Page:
2. sgRNA Library Cloning
- Clone the synthesized oligonucleotides into the CRISPR lentiviral backbone vector (lentiCRISPRv2).
- Digest the LentiCRISPRv2 vector with BsmBI restriction enzyme at 37 °C for 2 h.
- Look for the presence of the larger band (around 12,873 bp) on the gel after BsmBI digestion, and then purify it with the gel extraction kit.
NOTE: A 2kb small filler piece is also present on the gel after digestion, but this should be ignored.
- Ligate the synthesized oligonucleotides and digested LentiCRISPR vector with 150 ng of digested LentiCRISPR DNA, 1 µL of 10 µM oligos, 2 µL of 10x T4 ligase buffer, 1 µL of T4 ligase, and then incubate them at 16 °C overnight.
- Transform the lentiviral CRISPR/sgRNA library into electro-competent cells for amplification.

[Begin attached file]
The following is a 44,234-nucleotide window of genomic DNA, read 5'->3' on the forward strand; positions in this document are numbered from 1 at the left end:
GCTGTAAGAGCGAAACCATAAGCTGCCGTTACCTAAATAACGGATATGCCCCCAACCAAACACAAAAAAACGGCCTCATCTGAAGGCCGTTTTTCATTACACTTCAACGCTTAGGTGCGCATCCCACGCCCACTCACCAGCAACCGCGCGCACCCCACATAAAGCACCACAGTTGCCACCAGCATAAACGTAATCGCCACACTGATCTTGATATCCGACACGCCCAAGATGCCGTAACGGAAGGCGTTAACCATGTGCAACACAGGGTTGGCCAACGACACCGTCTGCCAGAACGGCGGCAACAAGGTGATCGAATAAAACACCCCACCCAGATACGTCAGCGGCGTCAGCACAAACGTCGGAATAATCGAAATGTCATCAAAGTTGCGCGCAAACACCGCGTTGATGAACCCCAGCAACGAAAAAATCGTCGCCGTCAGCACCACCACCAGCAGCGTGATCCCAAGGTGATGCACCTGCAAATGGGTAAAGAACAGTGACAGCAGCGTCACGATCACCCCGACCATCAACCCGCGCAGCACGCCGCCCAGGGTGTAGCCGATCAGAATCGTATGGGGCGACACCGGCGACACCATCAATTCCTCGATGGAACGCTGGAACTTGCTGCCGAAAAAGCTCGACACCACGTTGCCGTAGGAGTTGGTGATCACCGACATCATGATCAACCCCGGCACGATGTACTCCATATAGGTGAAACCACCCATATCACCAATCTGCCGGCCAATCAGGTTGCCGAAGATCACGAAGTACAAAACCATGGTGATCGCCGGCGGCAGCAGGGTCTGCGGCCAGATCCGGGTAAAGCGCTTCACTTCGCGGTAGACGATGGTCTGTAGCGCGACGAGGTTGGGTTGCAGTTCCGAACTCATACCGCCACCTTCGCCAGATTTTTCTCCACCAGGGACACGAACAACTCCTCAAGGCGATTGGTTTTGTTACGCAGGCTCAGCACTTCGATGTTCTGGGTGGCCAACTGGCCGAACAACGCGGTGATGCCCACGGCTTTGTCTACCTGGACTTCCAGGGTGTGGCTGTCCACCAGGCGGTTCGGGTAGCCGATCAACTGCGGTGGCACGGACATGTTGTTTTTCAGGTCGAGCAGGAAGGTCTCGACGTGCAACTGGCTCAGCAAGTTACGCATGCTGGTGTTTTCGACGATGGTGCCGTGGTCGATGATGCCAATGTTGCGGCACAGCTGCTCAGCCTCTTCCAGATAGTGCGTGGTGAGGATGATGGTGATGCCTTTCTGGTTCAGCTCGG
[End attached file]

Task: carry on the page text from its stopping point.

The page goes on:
- Prepare the electroporator at 1.8 kV, 200 Ω and 25 µF. Then pre-warm the recovery SOC media in a 37 °C water bath, and pre-warm LB ampicillin antibiotic plates at 37 °C.
- Thaw the competent cells on ice for 10 min.
- Prepare 1.5 mL micro-centrifuge tubes and 1 mm electroporation cuvettes on ice.
- Mix 1 µL of a 10 ng/µL library plasmid DNA into 25 µL of competent cells in a 1.5 mL micro-centrifuge tube, and gently mix by flicking the bottom of the tube a few times manually.
- Once the cuvette is cold enough, transfer the DNA/competent cell mixture to it. Tap twice on the countertop and wipe any water droplets from the exterior of cuvette with a tissue paper. Then place the cuvette in the electroporation module and press pulse.
- Immediately add 975 µL of 37 °C pre-warmed SOC media. Mix by pipetting up and down and transfer to a 15 mL tube.
- Rotate and incubate at 37 °C for 1 h.